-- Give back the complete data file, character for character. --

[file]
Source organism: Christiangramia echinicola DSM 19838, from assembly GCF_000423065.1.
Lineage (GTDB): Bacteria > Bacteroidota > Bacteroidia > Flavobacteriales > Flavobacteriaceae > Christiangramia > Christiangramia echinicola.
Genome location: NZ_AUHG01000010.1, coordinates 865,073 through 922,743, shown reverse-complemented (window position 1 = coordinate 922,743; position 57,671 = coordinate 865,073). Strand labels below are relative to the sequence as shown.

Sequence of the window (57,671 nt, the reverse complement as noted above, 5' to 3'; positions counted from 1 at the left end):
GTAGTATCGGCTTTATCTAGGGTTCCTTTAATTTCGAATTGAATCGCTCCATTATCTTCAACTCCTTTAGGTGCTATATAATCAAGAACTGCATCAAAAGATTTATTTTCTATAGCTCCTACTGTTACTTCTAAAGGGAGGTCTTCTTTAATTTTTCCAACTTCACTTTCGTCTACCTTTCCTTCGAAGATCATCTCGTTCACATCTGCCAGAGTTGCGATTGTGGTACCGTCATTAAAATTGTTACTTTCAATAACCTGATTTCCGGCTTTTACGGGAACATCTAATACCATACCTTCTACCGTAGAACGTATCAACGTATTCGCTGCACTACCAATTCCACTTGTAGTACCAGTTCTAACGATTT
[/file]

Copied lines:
Source organism: Christiangramia echinicola DSM 19838, from assembly GCF_000423065.1.
Lineage (GTDB): Bacteria > Bacteroidota > Bacteroidia > Flavobacteriales > Flavobacteriaceae > Christiangramia > Christiangramia echinicola.
Genome location: NZ_AUHG01000010.1, coordinates 865,073 through 922,743, shown reverse-complemented (window position 1 = coordinate 922,743; position 57,671 = coordinate 865,073). Strand labels below are relative to the sequence as shown.

Sequence of the window (57,671 nt, the reverse complement as noted above, 5' to 3'; positions counted from 1 at the left end):
GTAGTATCGGCTTTATCTAGGGTTCCTTTAATTTCGAATTGAATCGCTCCATTATCTTCAACTCCTTTAGGTGCTATATAATCAAGAACTGCATCAAAAGATTTATTTTCTATAGCTCCTACTGTTACTTCTAAAGGGAGGTCTTCTTTAATTTTTCCAACTTCACTTTCGTCTACCTTTCCTTCGAAGATCATCTCGTTCACATCTGCCAGAGTTGCGATTGTGGTACCGTCATTAAAATTGTTACTTTCAATAACCTGATTTCCGGCTTTTACGGGAACATCTAATACCATACCTTCTACCGTAGAACGTATCAACGTATTCGCTGCACTACCAATTCCACTTGTAGTACCAGTTCTAACGATTT